$22.00 donated in past month
Fellow Fools, Come Closer!
Following up on a recent essay, "Fools! A Cry of Hope!", this essay clarifies and expands on the themes of the latter. Namely, it clarifies that the previous essay was not a praise of folly, a lament, an embrace of the absurd, or cynical - that it is call to recognize that capitalism makes us fools, that we are wise to recognize that, and that forming strong friendships is the beginning of hope as part of a revolutionary program. It expands on that theme through a critique of communalism - living apart from the system. Rather smashing the system requires living within it and building friendships within the inorganic morass with which we find ourselves.
Fellow fools, come closer!
Earlier this week, I wrote and published an essay entitled “Fools! A Cry of Hope!” that has elicited a response I scarcely could have anticipated. First published on the Northern Rockies Independent Media Network – among the obscurest outposts in cyberspace – to my pleasant surprise, it soon appeared on the much more popular Information Clearing House website. The essay has received dozens of comments from all over the world, almost all of which have been positive. Nevertheless, the majority of commenters have missed at least something of the essay’s essence. Most commonly, people have used the word “resonated” to describe how it made them feel, but then they either have described the commentary as “bleak,” “sad,” “cynical,” as “embracing absurdity,” or as a call for people to be fools.
Briefly, let me paraphrase what I was trying to convey. The social, political, and economic system is dominated by very few people who have made fools of us. They have perpetuated a system where a middle class is kept fat and lazy enough not to notice that there are deep problems in our society that express themselves in a number of artificial hierarchies – classism, sexism, racism, nationalism, and speciesism to name just a handful. Because the system is what it is, it is impossible to reform the system. We actually have no voice in respect to the current system. That is why we have been made fools – i.e., fools in respect to those few who rule as despots over everyone else. The protestor who screams and shouts and recognizes the irony of her own situation is in that sense more rational (by apparently being foolish and crazy) because there is no conversation to be had with power. We have been made irrelevant and voiceless, and thus we speak more honestly by screaming as caged animals than with the false so-called rationality of trying to craft a message to speak or petition the powers that be. The recognition that we have been reduced to fools is the beginning of wisdom, but it is not enough. We also need hope that we may no longer be fools, that the system can be broken. I urged that the beginning of hope is the hard work of making friends, that the system cannot be broken unless we develop the means to break it. Friendship, which is based in equality and freedom, is the beginning of that hope. That hope, at first, manifests itself through ineffectual and apparently deranged screaming in the streets, but it may become effective if the culture of friendship spreads. Screams, then, may be heard; the tower of Babel (babble, Babylonian Empire) might come crashing down.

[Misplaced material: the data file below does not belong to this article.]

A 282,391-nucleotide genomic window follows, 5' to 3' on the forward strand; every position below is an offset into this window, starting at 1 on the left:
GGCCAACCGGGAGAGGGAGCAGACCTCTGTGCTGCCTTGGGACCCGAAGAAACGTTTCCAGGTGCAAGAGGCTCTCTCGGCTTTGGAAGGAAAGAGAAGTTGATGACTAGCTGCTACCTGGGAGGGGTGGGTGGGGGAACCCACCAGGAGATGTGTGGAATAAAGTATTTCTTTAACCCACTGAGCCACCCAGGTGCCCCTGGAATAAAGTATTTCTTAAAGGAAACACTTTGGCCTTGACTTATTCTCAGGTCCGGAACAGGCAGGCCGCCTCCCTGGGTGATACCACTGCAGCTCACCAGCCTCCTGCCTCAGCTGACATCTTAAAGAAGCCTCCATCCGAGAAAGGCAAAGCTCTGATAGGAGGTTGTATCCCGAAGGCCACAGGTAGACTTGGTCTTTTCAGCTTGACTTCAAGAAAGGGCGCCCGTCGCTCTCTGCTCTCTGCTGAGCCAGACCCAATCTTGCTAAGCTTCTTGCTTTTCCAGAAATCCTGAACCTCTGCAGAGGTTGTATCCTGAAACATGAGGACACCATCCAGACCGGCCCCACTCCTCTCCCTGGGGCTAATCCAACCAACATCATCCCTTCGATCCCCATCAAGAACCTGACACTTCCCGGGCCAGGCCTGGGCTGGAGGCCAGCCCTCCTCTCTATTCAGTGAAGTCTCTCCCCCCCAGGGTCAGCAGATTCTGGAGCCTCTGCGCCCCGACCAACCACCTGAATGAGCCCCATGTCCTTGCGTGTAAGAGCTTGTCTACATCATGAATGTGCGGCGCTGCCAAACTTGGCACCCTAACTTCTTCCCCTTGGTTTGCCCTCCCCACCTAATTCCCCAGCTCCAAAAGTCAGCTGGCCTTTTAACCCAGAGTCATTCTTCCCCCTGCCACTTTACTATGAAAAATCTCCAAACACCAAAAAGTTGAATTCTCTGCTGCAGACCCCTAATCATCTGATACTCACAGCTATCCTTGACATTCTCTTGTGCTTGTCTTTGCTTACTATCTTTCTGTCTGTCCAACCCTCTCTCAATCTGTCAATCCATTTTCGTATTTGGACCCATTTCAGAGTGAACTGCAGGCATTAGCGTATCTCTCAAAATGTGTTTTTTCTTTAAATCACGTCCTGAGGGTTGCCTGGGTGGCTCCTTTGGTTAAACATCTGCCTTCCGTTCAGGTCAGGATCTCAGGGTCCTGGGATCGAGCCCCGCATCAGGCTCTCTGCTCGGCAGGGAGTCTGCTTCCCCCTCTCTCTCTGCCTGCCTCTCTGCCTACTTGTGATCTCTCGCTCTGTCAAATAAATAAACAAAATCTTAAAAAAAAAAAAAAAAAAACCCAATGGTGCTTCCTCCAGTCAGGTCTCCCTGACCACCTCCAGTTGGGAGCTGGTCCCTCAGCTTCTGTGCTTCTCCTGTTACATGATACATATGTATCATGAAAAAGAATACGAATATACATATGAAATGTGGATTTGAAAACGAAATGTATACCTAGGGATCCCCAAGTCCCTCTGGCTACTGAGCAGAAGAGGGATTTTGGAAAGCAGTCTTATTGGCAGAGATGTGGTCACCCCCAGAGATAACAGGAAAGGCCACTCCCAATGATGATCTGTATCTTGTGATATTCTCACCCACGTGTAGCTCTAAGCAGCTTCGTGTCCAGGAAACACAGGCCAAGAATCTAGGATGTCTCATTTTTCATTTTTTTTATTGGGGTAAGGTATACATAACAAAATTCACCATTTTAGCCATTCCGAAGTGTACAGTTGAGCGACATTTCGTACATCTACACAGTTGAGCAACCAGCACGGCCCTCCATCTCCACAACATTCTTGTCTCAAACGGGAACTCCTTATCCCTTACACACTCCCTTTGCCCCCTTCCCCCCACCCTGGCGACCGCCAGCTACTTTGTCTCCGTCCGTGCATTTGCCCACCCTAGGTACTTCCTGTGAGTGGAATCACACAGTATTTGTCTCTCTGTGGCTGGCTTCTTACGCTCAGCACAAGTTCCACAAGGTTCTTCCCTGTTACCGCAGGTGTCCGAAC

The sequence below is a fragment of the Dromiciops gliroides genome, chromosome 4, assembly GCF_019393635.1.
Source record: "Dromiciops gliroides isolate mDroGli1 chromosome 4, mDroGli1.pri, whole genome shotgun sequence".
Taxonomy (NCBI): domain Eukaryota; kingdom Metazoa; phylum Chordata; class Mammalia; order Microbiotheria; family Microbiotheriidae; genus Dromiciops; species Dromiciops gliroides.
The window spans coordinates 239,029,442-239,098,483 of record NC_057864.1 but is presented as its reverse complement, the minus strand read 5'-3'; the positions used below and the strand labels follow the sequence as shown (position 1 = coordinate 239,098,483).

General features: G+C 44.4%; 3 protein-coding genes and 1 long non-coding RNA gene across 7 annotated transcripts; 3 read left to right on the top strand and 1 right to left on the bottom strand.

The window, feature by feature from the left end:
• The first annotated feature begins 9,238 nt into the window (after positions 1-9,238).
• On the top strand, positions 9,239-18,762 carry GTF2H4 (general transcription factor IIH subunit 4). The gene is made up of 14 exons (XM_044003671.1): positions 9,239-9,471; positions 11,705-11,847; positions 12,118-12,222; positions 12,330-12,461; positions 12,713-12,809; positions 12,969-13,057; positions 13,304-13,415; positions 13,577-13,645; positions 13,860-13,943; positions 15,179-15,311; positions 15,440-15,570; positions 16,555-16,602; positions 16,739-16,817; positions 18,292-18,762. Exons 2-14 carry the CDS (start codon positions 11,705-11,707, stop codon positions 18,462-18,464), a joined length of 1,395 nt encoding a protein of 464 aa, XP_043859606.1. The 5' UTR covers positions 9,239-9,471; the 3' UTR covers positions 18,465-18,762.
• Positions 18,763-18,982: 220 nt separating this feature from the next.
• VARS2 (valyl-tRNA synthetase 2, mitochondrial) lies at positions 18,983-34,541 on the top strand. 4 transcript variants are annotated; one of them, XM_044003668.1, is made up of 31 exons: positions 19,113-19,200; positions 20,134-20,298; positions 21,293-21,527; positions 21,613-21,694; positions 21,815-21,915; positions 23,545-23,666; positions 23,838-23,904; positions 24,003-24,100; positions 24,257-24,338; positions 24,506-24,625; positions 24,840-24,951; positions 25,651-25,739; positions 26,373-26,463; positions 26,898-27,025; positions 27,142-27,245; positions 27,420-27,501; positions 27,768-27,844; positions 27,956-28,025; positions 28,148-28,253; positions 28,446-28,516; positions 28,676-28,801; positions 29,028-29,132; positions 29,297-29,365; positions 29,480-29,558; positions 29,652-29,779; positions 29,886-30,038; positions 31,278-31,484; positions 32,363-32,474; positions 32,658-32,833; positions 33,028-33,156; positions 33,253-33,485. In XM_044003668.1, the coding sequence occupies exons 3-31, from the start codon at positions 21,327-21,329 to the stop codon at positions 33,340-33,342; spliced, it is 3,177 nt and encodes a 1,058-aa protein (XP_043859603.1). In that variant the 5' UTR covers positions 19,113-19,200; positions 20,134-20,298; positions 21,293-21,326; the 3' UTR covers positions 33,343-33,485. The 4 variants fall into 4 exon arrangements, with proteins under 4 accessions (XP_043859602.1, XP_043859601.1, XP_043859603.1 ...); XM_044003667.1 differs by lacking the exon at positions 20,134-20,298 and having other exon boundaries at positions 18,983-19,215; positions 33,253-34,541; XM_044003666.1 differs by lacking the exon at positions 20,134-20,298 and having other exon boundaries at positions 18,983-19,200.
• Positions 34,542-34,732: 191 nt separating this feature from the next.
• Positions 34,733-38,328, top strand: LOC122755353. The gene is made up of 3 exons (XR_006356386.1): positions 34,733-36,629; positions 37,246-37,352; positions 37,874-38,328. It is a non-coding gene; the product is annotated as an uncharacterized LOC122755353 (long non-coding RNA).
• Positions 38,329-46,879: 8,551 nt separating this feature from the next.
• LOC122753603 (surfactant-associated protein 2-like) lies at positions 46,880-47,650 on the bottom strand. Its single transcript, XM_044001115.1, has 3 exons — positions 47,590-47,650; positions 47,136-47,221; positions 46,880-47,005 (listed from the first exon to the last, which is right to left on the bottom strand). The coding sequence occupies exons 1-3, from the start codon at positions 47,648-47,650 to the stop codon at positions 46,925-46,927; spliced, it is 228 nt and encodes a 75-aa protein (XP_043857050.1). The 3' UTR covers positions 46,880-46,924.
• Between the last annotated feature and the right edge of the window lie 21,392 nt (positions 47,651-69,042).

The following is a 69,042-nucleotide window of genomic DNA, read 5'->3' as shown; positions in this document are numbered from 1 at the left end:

Thus, the essay was fully intended to be a positive cry of hope. It was a message encouraging us to take to the streets, all while recognizing the futility of change seen as reform of the system. Instead, we should not only take to the streets and scream, but also we should take steps to revolutionize our approach with an aim of destroying that system, leaving in its wake the rubble of babbling friends, who are no longer fools without a voice, but wise with the love of friends. It was a primal scream of desperation, of longing, of recognizing that the human is still there embedded inside of us – that though we have been made cogs in a machine, that we are not merely cogs. As a result, I screamed a desperate cry of hope arising from the dungeon of loneliness, from one who longs for the friendships that can make systemic obliteration an actual reality.
It was not a praise of folly, a call to mere cynicism, existential irony, or a lament.
Rather, it was a primal scream urging us to recognize the essence of a problem and to forge the deep and meaningful friendships that must serve as the basis for any revolutionary cultural shift. It partially came from a deeply personal place; it partially came as a social commentary that gives rise to that personal reaction. Obviously, I found myself deeply humbled that it reached people at that profoundly personal level, but I am urging something far more than angst and absurdity.